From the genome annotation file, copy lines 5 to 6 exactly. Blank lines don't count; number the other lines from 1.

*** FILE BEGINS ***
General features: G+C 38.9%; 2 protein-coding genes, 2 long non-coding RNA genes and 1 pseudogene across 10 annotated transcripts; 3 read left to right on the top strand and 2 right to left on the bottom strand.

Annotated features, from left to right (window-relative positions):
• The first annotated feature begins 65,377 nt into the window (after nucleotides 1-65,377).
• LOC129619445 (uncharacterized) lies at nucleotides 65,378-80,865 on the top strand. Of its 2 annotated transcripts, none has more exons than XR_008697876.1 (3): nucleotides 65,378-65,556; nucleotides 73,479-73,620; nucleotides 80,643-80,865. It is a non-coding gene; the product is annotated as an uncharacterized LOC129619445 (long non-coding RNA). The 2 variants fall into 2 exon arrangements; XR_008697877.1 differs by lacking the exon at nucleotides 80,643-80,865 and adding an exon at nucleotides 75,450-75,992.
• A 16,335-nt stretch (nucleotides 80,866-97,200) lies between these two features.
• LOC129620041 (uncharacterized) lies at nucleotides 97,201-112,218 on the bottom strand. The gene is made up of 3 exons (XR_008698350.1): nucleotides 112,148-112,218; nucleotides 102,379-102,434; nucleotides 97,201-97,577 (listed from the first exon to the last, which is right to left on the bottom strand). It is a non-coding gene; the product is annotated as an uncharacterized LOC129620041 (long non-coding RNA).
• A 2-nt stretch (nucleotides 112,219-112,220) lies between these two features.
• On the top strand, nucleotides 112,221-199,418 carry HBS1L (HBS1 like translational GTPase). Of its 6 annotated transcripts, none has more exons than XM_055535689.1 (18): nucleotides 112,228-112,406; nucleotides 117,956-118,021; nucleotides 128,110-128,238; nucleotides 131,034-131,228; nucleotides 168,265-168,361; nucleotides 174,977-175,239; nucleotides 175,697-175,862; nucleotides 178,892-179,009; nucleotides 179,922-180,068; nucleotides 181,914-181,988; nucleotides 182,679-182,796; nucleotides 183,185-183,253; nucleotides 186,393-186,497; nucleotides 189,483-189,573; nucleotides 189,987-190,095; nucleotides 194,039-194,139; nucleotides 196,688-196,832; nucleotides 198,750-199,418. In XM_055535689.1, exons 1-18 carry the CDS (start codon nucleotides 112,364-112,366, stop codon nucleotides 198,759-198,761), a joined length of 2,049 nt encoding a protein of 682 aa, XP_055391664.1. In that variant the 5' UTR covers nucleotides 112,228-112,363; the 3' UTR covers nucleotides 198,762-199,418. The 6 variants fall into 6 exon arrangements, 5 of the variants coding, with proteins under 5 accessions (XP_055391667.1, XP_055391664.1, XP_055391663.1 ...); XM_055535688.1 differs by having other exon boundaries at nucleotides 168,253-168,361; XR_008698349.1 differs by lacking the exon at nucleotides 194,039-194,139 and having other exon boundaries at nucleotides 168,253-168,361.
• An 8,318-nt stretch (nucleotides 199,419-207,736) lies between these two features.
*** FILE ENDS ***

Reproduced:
• A 16,335-nt stretch (nucleotides 80,866-97,200) lies between these two features.
• LOC129620041 (uncharacterized) lies at nucleotides 97,201-112,218 on the bottom strand. The gene is made up of 3 exons (XR_008698350.1): nucleotides 112,148-112,218; nucleotides 102,379-102,434; nucleotides 97,201-97,577 (listed from the first exon to the last, which is right to left on the bottom strand). It is a non-coding gene; the product is annotated as an uncharacterized LOC129620041 (long non-coding RNA).